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The cost of living crisis: Q&A with Disability Rights UK

By Dan White 26 September 2022

This is a question and answer piece with the charity Disability Rights UK. This is the third in a series of interviews which further explore the impact of the cost of living crisis on individuals and charities.


How is the recent rise in the overall cost of living affecting people with disabilities?

The cost of living crisis shows no signs of abating. Indeed, facts and statistics show that it is getting much harder for both the Disabled and the care community as the gulf between income and expenditure is almost unattainable.

We, both at Disability Rights UK and the DPCG (The Disability poverty campaign group, a countrywide coalition of disabled people’s organisations, charities and relevant organisations), are witnessing families and individuals now struggle to afford the basics of life. For instance a recent survey by Leonard Cheshire found that over 600,000 Disabled people are currently living on less than £10 a week and that a quarter (surveyed in 2022) had missed meals or not heated their homes. This tragic instance of food poverty is shown in statistics released by the Trussell Trust that showed even back in 2021 that more than six in ten (62%) working-age people referred to food banks in early 2020 were disabled. There is also the fact that many Disabled people are now making drastic decisions on what essential day to day equipment, such as powered wheelchairs, through to floor lifts and ceiling track hoists, they can do without as energy costs are spiralling. It is a food and fuel crisis.

What support do you need from government?

Ourselves at the DPCG had hoped that there would be an urgent rise in all benefits to match the current rate of inflation, indeed it was one of our main policies asks when the group was formed early in January. However the government earlier this week rejected a call from the Work and Pensions Committee for benefits to rise before the annual review in April. An uprating of 3.1% was applied to most Department for Work and Pensions benefits in April this year, however, inflation has been steadily rising and was 10.1% for July. Without an increase in benefits, Disabled families, individuals, and carers will be pushed below the poverty line.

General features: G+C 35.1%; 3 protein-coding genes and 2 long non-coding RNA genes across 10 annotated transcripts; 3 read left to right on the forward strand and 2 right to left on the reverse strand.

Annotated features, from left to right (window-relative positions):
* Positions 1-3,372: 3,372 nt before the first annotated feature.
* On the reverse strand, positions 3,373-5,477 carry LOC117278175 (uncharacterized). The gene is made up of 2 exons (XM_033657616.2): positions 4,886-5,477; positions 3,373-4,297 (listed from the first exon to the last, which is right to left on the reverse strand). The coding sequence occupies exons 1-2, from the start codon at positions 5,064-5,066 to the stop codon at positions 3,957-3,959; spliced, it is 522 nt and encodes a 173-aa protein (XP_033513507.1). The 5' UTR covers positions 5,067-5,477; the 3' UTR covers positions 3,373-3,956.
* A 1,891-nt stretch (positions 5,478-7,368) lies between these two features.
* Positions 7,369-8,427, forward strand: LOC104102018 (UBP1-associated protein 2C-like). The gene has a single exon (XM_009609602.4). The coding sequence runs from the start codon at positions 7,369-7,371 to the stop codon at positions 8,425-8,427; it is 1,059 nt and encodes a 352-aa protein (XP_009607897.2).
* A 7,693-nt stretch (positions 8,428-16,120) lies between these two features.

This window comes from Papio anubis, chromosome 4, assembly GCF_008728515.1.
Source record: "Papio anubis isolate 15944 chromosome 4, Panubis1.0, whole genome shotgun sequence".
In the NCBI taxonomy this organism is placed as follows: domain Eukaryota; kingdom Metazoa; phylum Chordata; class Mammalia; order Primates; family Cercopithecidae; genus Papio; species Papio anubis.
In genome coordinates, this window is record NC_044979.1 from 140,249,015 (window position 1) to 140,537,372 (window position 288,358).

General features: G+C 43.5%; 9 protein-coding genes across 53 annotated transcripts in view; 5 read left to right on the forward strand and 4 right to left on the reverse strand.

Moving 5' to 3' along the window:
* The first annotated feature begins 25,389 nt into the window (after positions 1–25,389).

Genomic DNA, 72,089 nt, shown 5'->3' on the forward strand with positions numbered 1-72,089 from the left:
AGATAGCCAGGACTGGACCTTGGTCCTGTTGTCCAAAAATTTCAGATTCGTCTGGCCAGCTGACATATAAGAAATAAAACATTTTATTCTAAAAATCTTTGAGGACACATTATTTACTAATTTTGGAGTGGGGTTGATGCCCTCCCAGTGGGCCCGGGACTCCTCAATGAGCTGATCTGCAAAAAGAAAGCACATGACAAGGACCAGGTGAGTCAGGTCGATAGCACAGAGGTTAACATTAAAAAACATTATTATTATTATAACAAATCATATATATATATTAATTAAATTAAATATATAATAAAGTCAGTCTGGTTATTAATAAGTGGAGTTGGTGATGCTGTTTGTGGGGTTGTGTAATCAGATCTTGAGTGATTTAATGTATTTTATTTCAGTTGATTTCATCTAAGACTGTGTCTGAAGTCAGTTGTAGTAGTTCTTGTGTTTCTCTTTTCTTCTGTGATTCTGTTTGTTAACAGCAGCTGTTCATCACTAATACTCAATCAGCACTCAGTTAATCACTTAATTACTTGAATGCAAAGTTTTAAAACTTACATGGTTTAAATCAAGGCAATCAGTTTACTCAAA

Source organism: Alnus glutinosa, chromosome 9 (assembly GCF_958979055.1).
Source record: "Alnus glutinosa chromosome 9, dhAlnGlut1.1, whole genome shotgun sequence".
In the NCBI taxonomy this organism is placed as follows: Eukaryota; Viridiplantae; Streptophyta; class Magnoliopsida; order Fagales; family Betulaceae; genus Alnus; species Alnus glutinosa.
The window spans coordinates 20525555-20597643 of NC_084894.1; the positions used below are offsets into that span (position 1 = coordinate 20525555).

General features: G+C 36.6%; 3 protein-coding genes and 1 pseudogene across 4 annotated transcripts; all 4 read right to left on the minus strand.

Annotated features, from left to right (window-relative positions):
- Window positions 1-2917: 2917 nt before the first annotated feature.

How has this crisis impacted upon your ways of working?

The recent cost of living crisis has not affected us as an organisation at Disability Rights UK, in fact at the DPCG it has only strengthened our numbers. Historically, charities across the country, all doing excellent and selfless work along with DPOs (Disabled peoples organisations), have been working on separate agendas, often working apart with little signs of collective solidarity. However, this crisis is unique in that it has transcended this and there is a collective passion and determination to see that all Disabled people do not get left behind in this crisis—that their voices are heard, and that the problems be resolved. In times of crisis, it is proved that collaborative work can breed results and by all working together under the DPCG banner we are showing that we will expend every resource we have to engage with policymakers and the media, as well as each other.

As the cost-of-living issue continues and the tragic statistics continue to roll in, what we need is open engagement with those in power who make all the decisions that affect every aspect of a Disabled life.  It is imperative that those most affected by this crisis should be allowed to be involved in its solutions. For instance, we have written to the new Prime Minister Liz Truss to ask for engagement and to action immediate responses such as increasing benefits now, to ensuring Minimum Income Guarantee (MIG) care recipients receive an emergency uprating at the statutory level—at least in line with the predicted rise in inflation by 1 October 2022—and to revising the eligibility criteria for the Warm Home Discount (WHD) to reinstate eligibility for the 300,000 disabled benefit claimants whose entitlement to the rebate was wrongfully removed earlier this year

There is a great deal to do across the country and within organisations to change the course of this crisis. Historically, Disabled people have always faced discrimination in employment, inadequate social security payments (benefits), and unfair charges for care—and the time for a resolution to historical, present, and future failures is now. Disabled people deserve equality and to lead happy, secure and safe lives with every opportunity to expand them available.


For more from NPC on how to respond to the cost of living crisis, read our new guidance here.


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